Kevin O'Brien enjoying Corofin role
By Cian O'Connell
Remaining loyal is part and parcel of the Corofin story, and manager Kevin O'Brien captures the best of the famous Galway club.
O'Brien soldiered in the Corofin jersey and quickly found himself involved in coaching and selector roles. Inevitably O'Brien assumed the mantle of manager and leads Corofin into Saturday's intriguing AIB All Ireland Club Final against Nemo Rangers at Croke Park.
O'Brien was a selector under Stephen Rochford for three years before taking charge. "It’s been brilliant," O'Brien says about the past half decade. "The three years with Stephen was brilliant. We had great success during that time as well and we have carried that on, which is great as well.
"It is one of the things we tried to do when we brought in Stephen, to try to put a foundation in the club where we could carry it on when Stephen or whoever that person was left.
"I think we have done that and I am very fortunate with the team I have working around me. There is five of us in the management team and then the support structures around that is incredible.
"Everyone is willing to lend a hand. For me, a someone from the club, it is great to have that support. It’s really, really good. Everyone is looking to help you out. Anything they ever asked of them the club has always delivered. The people outside have always delivers as well. That’s great reassurance. It’s great to have."
That type of commitment makes Corofin a remarkable club in the west. One of the main sources of encouragement is how Corofin constantly integrate emerging footballers into the senior panel.
"I think we have definitely seen that this year," O'Brien admits. "Maybe that was something last year going into the semi final, while we had a lot of players there we had some injuries.
"Maybe some of the younger guys needed that year to bed in. They have really pushed on this year. The Kieran Bradys, even Colin Brady coining in this year has become a key player, Dylan McHugh.
"These guys are coming in and making impacts. That’s very important for us. Maybe last year they were a year younger and didn’t have that confidence and experience.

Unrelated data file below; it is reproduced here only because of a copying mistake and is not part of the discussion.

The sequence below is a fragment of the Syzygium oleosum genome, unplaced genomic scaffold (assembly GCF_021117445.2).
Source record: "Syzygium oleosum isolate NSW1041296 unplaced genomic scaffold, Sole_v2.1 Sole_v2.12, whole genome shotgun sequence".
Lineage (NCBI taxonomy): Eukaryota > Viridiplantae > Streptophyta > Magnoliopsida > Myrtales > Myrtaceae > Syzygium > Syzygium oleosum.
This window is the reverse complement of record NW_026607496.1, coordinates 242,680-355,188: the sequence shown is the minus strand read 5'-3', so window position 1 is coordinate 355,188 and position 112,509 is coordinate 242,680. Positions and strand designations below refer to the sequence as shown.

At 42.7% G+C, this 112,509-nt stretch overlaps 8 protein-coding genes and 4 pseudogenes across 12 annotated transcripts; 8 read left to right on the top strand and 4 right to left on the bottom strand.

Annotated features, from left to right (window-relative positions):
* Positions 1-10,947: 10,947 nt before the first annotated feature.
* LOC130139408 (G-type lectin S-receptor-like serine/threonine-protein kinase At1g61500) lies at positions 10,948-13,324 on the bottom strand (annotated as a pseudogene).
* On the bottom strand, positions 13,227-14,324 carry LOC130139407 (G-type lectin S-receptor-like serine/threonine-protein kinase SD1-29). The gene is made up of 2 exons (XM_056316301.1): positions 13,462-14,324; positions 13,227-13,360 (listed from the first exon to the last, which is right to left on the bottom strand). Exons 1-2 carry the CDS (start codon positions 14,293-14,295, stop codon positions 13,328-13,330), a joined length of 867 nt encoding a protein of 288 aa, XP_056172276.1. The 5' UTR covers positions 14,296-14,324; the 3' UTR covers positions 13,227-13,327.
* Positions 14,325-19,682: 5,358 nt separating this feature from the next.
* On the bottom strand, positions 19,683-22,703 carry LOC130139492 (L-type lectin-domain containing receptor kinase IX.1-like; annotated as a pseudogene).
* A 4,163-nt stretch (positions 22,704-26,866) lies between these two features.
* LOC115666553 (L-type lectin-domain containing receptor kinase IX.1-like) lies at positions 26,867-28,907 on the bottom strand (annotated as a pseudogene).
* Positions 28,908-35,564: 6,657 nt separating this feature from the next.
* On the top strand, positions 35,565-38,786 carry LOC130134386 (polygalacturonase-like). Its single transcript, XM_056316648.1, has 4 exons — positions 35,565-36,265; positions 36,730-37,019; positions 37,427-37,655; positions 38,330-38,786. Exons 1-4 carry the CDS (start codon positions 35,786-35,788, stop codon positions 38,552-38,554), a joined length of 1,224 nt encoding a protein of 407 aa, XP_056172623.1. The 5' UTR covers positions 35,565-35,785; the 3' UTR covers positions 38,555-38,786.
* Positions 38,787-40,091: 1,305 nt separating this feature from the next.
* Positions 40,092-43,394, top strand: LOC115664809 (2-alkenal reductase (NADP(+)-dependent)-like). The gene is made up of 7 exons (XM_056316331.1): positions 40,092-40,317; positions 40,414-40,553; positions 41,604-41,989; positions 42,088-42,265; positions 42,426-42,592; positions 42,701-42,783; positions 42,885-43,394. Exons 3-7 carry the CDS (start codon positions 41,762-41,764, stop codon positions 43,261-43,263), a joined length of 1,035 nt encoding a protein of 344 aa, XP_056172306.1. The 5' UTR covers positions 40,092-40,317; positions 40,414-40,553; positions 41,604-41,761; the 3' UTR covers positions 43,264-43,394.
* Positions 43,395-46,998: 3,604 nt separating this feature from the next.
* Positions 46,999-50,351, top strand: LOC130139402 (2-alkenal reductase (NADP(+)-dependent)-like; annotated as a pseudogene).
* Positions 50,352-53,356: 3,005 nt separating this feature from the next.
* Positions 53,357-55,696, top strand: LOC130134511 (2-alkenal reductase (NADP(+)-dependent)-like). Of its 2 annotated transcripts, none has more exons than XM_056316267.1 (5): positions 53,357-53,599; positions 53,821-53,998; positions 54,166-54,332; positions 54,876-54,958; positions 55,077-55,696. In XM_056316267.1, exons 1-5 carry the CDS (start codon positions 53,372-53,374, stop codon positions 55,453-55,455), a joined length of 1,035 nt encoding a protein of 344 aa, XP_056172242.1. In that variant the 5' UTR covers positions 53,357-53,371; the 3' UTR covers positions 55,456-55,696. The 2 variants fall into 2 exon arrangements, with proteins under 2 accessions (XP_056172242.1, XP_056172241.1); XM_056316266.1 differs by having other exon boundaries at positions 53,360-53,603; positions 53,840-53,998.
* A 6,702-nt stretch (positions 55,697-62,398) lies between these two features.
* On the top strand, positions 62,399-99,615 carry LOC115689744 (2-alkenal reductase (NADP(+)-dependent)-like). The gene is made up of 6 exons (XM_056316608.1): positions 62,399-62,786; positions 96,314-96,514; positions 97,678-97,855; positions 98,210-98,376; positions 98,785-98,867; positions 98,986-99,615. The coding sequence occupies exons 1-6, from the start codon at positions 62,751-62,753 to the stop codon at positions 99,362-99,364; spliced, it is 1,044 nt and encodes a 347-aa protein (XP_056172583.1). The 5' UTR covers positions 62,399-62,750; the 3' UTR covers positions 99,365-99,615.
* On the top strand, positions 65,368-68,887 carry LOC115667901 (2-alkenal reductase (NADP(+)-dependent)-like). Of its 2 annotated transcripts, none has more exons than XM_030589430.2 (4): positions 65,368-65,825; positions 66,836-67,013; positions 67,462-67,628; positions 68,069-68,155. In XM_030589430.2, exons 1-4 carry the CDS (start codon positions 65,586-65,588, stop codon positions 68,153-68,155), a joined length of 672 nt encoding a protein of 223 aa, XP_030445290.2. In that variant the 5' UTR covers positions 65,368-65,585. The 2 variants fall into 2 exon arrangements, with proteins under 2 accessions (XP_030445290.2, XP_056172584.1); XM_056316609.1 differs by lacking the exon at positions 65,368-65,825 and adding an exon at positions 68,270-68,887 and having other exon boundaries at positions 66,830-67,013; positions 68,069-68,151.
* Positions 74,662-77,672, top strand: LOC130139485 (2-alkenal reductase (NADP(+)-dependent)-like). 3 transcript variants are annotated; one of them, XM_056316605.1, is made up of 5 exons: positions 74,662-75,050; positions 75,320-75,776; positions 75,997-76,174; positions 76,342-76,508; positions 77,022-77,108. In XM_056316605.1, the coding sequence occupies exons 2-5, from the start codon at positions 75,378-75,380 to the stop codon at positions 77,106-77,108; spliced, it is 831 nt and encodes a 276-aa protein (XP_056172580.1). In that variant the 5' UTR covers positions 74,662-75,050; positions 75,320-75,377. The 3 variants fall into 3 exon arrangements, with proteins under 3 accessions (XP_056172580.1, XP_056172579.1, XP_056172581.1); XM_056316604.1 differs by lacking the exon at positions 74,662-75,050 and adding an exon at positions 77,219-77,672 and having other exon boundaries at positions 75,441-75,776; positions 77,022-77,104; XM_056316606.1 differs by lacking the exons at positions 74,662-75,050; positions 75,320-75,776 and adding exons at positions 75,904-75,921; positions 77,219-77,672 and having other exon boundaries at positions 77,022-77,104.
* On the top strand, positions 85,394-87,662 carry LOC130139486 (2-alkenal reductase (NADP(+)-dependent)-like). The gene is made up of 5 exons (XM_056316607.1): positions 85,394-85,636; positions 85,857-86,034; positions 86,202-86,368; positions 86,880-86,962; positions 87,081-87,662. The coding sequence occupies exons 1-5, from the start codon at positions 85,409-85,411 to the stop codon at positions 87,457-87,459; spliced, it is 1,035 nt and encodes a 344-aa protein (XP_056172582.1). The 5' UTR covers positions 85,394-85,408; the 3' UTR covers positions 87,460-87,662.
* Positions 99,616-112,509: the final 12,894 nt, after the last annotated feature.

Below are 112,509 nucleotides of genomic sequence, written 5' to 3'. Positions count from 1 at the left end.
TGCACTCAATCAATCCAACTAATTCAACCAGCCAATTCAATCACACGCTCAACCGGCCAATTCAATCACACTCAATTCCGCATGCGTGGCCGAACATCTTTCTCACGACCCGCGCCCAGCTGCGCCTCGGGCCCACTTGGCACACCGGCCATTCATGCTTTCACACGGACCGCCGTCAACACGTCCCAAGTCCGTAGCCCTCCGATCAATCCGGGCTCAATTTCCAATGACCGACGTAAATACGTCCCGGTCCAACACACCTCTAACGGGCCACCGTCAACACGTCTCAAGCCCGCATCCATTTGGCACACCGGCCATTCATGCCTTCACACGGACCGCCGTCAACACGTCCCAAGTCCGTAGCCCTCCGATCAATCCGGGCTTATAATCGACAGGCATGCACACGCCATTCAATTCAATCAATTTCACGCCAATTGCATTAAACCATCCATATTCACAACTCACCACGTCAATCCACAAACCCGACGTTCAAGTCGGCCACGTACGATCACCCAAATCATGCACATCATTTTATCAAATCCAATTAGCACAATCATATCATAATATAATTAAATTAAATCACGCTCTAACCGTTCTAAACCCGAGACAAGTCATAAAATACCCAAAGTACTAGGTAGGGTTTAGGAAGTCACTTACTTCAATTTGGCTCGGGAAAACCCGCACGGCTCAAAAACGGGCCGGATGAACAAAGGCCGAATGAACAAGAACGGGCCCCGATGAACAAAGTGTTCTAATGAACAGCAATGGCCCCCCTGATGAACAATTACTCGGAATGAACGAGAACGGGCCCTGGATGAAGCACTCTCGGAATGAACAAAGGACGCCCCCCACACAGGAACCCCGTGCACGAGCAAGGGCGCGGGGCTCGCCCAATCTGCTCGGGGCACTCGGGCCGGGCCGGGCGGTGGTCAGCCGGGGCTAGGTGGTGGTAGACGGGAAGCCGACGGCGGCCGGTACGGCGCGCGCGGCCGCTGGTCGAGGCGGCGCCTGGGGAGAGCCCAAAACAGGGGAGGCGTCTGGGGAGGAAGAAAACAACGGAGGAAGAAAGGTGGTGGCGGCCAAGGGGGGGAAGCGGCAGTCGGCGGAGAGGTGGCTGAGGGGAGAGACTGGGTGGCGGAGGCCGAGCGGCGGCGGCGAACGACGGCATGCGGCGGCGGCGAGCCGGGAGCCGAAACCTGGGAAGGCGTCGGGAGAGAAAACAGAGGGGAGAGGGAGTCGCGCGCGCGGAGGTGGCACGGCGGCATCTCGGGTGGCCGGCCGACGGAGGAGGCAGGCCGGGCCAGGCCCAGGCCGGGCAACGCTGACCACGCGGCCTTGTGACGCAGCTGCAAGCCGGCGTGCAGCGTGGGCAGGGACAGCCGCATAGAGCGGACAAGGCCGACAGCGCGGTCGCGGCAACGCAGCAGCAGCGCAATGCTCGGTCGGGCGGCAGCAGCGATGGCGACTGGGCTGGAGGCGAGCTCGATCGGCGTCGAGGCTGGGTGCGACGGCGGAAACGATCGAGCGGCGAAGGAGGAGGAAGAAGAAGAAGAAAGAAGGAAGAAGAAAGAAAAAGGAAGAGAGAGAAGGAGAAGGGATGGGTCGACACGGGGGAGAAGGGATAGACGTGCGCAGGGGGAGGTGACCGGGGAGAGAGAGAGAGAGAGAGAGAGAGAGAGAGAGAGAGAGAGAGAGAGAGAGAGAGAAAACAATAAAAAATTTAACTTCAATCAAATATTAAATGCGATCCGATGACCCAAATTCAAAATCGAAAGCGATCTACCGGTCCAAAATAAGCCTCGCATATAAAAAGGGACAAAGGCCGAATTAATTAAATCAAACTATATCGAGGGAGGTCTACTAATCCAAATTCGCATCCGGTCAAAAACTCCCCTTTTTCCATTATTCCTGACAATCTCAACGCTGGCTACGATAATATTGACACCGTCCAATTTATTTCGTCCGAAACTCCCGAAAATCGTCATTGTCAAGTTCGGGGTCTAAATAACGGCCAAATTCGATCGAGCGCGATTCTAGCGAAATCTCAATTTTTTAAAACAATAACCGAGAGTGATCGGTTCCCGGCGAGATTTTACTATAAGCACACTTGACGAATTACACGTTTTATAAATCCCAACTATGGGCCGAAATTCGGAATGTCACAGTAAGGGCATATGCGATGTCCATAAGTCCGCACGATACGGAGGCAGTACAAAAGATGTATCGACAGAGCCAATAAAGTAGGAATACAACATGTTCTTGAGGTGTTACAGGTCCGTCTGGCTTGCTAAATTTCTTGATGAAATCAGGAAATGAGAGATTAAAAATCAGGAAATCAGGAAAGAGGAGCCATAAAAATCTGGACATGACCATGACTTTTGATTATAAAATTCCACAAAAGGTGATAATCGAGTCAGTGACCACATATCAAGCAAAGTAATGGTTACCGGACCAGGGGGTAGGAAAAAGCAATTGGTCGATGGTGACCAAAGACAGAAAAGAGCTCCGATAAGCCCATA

"You gain experience all the time, every game. They were pivotal for us in the semi final and final of that Connacht series.
"They came in with big impacts in games where the teams were coming back at us and between injuries and that kind of stuff we were probably struggling in games. Particularly in the Connacht Final they really pushed us on."
O'Brien is expecting an 'open' and attractive encounter against Nemo. "I think all year the games I’ve seen of them, they’ve played very open game, very much like ourselves," O'Brien remarks.
"They have a lot of talented experienced players, they have a great platform to do that. They have great speed in the youth and they’ve the likes of Tomás Ó Sé and these players, Kerrigan as well.
"They have great experience, a bit like ourselves. They are a bit like a carbon copy of what we are about. They play football and move the ball. They’ll be looking forward to it."
O'Se's role in the recent Nemo story has been watched from the west. "Yeah, really when you look at the game the last day, when they needed someone to stand up he really stood up," O'Brien adds about O'Se's influence with the Cork club.
"He won a very important break just after half time in the middle of the pitch, got a free but got up and drove on and they got a great score from it. He is a great leader for them, and I’m sure a great man to have in the dressing room as well.
"We all love to see the Ó Sés playing football. He epitomises everything about the game and how it should be played. I’d be a huge fan of his as well, probably not the next day, but when he played for Kerry. He is a beautiful footballer to watch."